Assassin’s Creed Origins and Assassin’s Creed Odyssey offer stunning open worlds based on Egyptian and Greek history, demonstrating fantastic attention to detail. Now it’s possible to experience these worlds on console at 60 fps, twice the frame rate as before. Harnessing the power of the new consoles for smoother gameplay definitely sounds tempting, but with the sheer scale and complexity of these titles, is a stable 60fps frame rate really achievable?
Looking back at the versions released in 2017/2018, Origins and Odyssey are still visually stunning. The lighting is nicely saturated, with strong volumetric effects and great global illumination, while the cutscenes have a solid depth of field that fades into nice bokeh shapes, all backed by robust temporal anti-aliasing (TAA) that gives the titles a clean, cinematic quality. Even compared to contemporary open-world titles, there’s little to complain about, perhaps a few weaker textures in places, but that’s a minor blemish in an otherwise flawless work from the developers at Ubisoft.
The switch from 30 to 60 frames per second is the main feature here and it is implemented with surprising reliability. For the most part, the Series S, X, and PS5 perfectly maintain 60fps with no dips or drifts. There are a few exceptions though, oddly enough most of these apply to all current-gen devices, from the powerful PS5 and Series X to the more limited Series S.
The first criticism concerns the real-time cutscenes of these games. Most obviously, each camera cut duplicates a frame, which creates a slight stutter. That was also present in the last gen versions and may be intentional. If you give the player before a camera cut shows a double frame, one can buffer a frame in advance to generate the necessary information for the TAA, so that the frame after the camera cut can have a high quality AA instead of showing edges. However, based on the results, it’s not clear what’s happening here, as the frames look rough after a camera cut and it takes several frames for them to settle down again. There are also some obvious issues, such as the opening scene in Origins running at 50-55 frames per second on all platforms. But I haven’t seen any other scenes in either game that fall into such a range.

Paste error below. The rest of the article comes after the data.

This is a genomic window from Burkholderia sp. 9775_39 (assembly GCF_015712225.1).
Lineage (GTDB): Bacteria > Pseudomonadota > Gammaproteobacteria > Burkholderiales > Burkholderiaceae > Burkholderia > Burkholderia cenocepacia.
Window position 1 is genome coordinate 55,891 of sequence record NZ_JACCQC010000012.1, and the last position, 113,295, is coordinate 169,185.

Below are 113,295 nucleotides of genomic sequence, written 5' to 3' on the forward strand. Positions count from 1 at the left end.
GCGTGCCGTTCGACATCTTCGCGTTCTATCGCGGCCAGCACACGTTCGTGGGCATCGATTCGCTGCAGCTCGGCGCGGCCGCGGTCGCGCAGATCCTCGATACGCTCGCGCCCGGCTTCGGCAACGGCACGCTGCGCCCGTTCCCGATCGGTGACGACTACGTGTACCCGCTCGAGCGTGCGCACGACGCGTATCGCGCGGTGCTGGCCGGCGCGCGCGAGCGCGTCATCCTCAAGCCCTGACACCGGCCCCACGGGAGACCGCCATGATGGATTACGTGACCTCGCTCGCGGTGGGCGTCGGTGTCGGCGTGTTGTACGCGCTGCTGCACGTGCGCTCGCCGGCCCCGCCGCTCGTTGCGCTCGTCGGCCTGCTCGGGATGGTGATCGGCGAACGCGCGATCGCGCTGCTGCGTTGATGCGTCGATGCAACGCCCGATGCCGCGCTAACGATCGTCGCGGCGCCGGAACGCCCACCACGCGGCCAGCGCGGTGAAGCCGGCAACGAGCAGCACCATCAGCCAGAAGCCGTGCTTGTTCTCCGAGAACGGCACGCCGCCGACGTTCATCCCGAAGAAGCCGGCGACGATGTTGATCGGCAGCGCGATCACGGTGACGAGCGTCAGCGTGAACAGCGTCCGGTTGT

Second, some elements don’t update at a full 60fps. Some of the physics animations in Origins stand out, for example the camel riding cloth animations run at half rate, as well as the cloth animations for banners and certain NPCs. The normal maps of water surfaces in Origins also appear to update at half speed. This type of issues also occurs with other 60fps patches or system-level improvements, as some elements in the original code are set to update at a specific rate, and applying a tweak to increase the overall frame rate cannot improve those elements .
Third, the game’s pre-rendered cutscenes still run at 30 frames per second, which contrasts with the 60 frames per second offered elsewhere and takes the player out of the experience a bit. Annoyingly, some of the pre-rendered cutscenes also run with really horrible frame-pacing issues, creating an almost unbelievable level of stuttering. Luckily, most of the cutscenes happen in real time.
Finally, there are some occasional performance issues in combat. Odyssey’s opening sequence, which features a massive battle involving many dozens of characters, was the most obvious culprit in my testing. This sequence is very demanding and occasionally results in dropped frames on all systems. Most other fights run smoothly, although it’s possible that larger fight sequences later in these titles might have similar issues.
There are also some platform-specific issues. For example, on the Series S, Odyssey’s real-time cutscenes run at 30 frames per second, which is a bit strange considering the cutscenes in Origins run at 60 frames per second. The Series X also generally suffers a little more from performance drops than other systems. I’ve noticed that the system suffers from framerate drops on a handful of occasions that other consoles don’t, although this is mostly limited to cutscenes and gameplay is largely unaffected.